As far as the engine is concerned, an object is basically a structure identified by a unique ID plus a few optional properties, like the room the object is in, if it’s owned by an actor, and so on; you can also specify whether the object is an interactable object, a prop (something you only put on the background to give some color, like an animated lantern), or an UI item, which also dictates whether the object position will be relative to the screen or the room; in case the object is configured to be interactable, coordinates for how to detect when the mouse is hovering on the object can be provided too, so that the engine can work on that and notify the script when hovering on an object starts/stops.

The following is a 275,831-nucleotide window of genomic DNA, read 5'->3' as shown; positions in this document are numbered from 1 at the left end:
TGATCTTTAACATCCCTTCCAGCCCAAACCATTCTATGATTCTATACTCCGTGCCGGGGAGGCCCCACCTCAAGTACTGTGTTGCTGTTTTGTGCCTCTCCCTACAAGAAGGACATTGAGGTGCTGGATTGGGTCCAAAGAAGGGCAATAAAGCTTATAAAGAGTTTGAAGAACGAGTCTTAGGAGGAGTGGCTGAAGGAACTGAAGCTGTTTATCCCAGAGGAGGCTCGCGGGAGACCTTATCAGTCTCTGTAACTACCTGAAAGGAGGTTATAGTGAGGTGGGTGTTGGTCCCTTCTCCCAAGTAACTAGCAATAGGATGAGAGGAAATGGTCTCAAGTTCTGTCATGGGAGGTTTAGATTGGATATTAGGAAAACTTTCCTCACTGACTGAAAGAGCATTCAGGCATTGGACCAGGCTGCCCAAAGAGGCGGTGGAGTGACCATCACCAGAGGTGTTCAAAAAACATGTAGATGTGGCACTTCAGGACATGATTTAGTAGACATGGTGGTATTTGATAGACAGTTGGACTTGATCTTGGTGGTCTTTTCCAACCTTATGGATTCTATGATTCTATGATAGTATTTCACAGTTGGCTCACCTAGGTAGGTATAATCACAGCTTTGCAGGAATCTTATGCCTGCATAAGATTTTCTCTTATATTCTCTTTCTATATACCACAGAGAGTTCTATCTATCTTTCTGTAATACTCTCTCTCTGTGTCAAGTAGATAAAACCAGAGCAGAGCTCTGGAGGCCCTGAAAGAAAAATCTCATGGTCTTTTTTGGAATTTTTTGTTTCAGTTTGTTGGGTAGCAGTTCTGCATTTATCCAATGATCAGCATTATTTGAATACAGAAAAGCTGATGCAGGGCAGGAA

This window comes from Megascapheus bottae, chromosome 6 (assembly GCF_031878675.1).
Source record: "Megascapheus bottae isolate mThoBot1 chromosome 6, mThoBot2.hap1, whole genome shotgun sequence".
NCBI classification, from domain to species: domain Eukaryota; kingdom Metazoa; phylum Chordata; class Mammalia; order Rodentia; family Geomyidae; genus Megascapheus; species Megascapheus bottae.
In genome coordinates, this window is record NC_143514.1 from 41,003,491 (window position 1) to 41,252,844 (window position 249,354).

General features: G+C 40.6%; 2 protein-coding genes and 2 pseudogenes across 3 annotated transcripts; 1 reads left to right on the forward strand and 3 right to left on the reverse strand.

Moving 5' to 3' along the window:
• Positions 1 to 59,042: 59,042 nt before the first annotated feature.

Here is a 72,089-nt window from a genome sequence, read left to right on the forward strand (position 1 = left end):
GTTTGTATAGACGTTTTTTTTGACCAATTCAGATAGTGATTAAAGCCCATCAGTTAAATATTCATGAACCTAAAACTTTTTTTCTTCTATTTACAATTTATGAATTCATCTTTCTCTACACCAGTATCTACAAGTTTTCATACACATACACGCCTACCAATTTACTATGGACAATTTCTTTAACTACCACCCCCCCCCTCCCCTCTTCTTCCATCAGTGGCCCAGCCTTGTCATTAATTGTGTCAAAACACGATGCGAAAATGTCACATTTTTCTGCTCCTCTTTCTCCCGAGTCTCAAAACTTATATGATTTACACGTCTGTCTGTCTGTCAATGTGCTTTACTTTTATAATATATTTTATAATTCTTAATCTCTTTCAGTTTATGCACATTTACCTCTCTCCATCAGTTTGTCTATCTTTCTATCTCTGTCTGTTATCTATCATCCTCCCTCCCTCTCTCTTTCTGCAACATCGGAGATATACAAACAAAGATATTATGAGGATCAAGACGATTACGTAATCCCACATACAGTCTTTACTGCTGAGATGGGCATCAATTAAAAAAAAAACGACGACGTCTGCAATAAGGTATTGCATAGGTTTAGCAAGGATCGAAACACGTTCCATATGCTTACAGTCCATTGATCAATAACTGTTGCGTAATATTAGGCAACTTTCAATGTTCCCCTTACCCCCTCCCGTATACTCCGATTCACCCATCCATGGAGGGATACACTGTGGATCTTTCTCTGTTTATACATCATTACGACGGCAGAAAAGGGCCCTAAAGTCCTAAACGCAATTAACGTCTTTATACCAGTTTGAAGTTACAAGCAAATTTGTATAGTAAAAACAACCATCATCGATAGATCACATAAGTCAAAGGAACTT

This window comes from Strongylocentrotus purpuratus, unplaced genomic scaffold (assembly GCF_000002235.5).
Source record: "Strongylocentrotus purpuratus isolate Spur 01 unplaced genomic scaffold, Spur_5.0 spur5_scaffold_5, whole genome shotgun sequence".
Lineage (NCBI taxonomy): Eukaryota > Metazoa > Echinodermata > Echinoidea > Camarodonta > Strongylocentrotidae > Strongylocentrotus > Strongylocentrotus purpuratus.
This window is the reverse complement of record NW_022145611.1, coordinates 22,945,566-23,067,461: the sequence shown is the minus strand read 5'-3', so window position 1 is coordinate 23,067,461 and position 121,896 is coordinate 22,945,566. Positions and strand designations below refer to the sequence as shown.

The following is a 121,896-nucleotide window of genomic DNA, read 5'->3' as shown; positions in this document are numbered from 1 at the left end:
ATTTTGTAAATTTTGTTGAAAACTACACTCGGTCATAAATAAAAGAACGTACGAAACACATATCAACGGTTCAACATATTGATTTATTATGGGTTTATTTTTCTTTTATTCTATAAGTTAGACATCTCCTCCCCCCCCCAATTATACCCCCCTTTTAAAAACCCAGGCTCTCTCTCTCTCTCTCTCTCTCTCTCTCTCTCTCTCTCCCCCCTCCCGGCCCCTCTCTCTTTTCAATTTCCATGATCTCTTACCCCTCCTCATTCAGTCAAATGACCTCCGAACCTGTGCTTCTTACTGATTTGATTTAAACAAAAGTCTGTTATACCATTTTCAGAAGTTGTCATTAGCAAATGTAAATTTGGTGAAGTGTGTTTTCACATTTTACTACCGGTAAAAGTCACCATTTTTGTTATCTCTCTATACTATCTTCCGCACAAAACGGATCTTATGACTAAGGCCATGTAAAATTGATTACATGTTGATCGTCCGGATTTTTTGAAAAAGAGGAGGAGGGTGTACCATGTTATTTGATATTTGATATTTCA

It’s important to point out that an object may or may not have an image/animation associated with it: to make a simple example, in the demo there are several objects you can interact with, that are actually part of the background, though. When you look at the restaurant, hovering over it does display its information, even though there’s no actual restaurant object: simply speaking, we registered an object and told the engine those coordinates had to be associated with it, specifying what needed to happen when we interacted with it.